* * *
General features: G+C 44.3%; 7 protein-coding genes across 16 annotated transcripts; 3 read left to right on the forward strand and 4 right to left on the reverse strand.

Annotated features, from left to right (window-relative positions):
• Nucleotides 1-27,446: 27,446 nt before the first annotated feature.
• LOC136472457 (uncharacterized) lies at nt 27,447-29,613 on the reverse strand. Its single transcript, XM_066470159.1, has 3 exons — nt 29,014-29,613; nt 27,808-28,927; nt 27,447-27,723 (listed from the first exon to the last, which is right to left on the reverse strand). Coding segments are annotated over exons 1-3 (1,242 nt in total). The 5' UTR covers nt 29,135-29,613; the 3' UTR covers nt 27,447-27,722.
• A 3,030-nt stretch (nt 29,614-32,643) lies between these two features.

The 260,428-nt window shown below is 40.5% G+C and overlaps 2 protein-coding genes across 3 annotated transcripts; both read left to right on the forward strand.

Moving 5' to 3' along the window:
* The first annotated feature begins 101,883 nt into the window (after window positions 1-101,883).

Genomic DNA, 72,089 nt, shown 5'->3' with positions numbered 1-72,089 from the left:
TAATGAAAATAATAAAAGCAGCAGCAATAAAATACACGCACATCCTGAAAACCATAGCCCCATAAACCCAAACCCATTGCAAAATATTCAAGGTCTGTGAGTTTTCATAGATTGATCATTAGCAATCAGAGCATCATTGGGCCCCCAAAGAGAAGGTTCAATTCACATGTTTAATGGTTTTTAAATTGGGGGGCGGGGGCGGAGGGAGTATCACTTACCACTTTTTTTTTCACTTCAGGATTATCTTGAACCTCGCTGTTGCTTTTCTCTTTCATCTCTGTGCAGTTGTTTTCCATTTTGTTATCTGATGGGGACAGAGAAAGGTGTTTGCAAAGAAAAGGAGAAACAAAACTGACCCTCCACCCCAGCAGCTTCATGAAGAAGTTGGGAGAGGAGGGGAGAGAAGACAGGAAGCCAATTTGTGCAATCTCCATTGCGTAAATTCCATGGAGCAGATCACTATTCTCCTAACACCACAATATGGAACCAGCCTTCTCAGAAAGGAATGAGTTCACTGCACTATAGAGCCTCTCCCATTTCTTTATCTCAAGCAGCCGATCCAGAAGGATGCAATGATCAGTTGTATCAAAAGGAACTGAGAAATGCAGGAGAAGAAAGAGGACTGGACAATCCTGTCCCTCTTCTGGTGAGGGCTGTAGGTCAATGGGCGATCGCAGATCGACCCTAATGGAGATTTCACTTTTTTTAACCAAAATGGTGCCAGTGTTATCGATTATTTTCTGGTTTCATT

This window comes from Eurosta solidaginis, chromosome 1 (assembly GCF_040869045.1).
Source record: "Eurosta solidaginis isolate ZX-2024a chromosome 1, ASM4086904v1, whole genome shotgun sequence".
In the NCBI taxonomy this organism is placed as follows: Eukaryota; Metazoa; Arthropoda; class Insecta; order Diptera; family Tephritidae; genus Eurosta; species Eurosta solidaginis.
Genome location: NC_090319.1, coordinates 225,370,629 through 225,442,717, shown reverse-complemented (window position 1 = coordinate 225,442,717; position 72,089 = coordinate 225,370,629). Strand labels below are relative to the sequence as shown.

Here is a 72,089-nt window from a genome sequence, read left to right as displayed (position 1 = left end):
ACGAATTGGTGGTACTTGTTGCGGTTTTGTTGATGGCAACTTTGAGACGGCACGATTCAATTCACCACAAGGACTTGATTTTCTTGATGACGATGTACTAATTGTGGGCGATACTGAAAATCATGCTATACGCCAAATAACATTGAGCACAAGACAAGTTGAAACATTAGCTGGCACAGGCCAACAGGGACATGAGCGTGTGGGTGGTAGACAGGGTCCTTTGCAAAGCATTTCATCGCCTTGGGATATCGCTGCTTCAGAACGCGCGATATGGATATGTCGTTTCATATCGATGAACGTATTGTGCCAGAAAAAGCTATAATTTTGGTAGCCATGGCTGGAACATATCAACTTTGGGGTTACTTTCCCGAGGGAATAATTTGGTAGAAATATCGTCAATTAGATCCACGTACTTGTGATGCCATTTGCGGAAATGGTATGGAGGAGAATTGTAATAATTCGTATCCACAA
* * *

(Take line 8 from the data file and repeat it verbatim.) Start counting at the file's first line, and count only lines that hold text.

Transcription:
* The first annotated feature begins 101,883 nt into the window (after window positions 1-101,883).